Rugby stalwart and businessman dies
Former Southland rugby representative and South Canterbury coach Roger Ottrey Jackman has died suddenly, aged 75.
Many mourners from around the South Island farewelled Mr Jackman last Friday in Timaru.
Born in Southland, he spent his first 30 years farming on two separate properties at Fairfax, and later at Glenelg, near Mossburn.
Mr Jackman and his wife, Merle, moved to Timaru in January 1968 and built the fishing boat Challenge.
They stayed in the venture for four years before setting up business on a pleasure boat in the Marlborough Sounds.
They also operated a similar craft at Lyttelton.
Mr Jackman also worked for Cooper Animal Health before his retirement at 65.
Mr Jackman was a passionate rugby man. Playing, coaching, watching and talking rugby took up many hours of his busy life.
He represented Southland on 27 occasions as a prop, when Southland front rows were feared by all including international teams.
Mr Jackman was a stalwart of his club Otautau and being coached by former All Black Ron Ward obviously stood him in good stead for his transition into coaching.
Mr Jackman joined the Old Boys Club after arriving in Timaru and played four games for them in 1968, scoring a try in his last appearance.
However, coaching was where he was to make his name in South Canterbury rugby.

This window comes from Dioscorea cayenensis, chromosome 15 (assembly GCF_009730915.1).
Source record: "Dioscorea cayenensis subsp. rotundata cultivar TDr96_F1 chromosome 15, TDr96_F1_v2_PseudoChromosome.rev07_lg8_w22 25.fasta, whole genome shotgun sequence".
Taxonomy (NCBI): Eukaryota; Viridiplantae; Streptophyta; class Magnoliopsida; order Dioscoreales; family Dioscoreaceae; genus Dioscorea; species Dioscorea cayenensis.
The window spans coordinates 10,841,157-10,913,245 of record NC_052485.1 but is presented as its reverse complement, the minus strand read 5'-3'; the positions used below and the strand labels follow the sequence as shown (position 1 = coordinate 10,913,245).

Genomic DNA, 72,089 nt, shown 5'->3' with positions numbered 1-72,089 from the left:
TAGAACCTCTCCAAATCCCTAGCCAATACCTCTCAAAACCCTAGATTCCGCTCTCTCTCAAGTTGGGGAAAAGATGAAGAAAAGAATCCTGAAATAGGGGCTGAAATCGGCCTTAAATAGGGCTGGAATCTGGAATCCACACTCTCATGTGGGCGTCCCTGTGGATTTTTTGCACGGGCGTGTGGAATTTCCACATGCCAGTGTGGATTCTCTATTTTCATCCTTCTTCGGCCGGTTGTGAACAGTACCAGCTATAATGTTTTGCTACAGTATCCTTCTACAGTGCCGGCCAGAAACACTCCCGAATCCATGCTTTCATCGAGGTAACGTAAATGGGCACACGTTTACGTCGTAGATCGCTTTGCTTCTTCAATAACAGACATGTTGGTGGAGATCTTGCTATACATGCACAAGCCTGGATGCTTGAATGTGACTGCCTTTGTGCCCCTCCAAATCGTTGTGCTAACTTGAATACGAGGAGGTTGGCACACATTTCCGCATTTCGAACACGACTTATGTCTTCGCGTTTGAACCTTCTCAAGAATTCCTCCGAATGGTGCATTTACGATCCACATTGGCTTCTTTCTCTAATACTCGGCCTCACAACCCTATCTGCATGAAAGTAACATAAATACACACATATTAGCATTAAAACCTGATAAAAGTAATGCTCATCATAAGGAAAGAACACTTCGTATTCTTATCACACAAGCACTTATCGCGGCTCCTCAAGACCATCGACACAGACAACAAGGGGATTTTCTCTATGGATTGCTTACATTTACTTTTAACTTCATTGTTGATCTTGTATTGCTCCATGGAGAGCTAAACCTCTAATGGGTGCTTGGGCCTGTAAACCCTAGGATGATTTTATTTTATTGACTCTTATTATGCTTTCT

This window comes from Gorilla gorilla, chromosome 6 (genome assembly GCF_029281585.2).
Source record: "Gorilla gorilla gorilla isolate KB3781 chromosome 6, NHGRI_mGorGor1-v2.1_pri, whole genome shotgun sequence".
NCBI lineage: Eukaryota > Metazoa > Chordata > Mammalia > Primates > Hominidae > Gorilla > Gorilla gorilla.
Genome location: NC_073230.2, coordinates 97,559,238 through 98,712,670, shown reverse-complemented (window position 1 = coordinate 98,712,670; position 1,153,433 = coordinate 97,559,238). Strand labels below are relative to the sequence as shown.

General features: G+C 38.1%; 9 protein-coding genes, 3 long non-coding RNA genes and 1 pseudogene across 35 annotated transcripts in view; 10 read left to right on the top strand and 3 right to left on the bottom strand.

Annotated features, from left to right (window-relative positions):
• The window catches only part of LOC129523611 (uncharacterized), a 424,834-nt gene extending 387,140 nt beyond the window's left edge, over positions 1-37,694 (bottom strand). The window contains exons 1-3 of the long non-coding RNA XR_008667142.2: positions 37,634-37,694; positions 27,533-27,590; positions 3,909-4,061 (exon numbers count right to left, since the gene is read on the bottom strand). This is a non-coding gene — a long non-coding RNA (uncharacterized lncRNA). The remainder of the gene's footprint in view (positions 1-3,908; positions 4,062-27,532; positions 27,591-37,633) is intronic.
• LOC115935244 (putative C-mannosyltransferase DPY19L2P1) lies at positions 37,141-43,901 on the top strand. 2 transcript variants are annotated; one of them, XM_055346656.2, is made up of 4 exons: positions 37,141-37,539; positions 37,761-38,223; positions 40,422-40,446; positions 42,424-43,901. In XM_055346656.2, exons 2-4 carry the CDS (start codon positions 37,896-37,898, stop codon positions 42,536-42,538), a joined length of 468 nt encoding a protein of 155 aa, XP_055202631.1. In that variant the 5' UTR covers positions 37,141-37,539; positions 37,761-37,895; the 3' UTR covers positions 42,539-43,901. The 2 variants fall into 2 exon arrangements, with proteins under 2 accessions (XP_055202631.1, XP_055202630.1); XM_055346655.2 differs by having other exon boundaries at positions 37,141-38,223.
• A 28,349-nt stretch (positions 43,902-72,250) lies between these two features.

He took over his role with the Old Boys team in 1973 and had four years of success.
Altogether, he guided them on 64 occasions, winning 50, drawing four and losing 10.
The team in 1974 went 26 games undefeated, arguably a New Zealand record at the time.
Old Boys won the Skinner Cup that year and under Mr Jackman and Barry McLauchlan jointly held the cup with Temuka in 1976.
The South Canterbury representative team was his next step.
Mr Jackman coached with Ray Vercoe and Digger Fitzgerald in 1977 and 1978, then with Jim Dawson in 1979 and had a final stint with Ray Vercoe in 1981.
The 1977 team had great success, playing 14 games and winning 12 and went into the record books as being the most successful in South Canterbury rugby history at the time.
Not frightened to call a spade a spade he was able to instil in his forward pack that winning up front meant the winning of the game.
His pack spent hours practising scrums and line-out drills.
The proud Southlander and loyal South Cantabrian will be sadly missed both in business and sport.
Mr Jackman is survived by his wife, Merle, daughters Jo-Anne and Kate and son Tom, along with six grandchildren.
- © Fairfax NZ News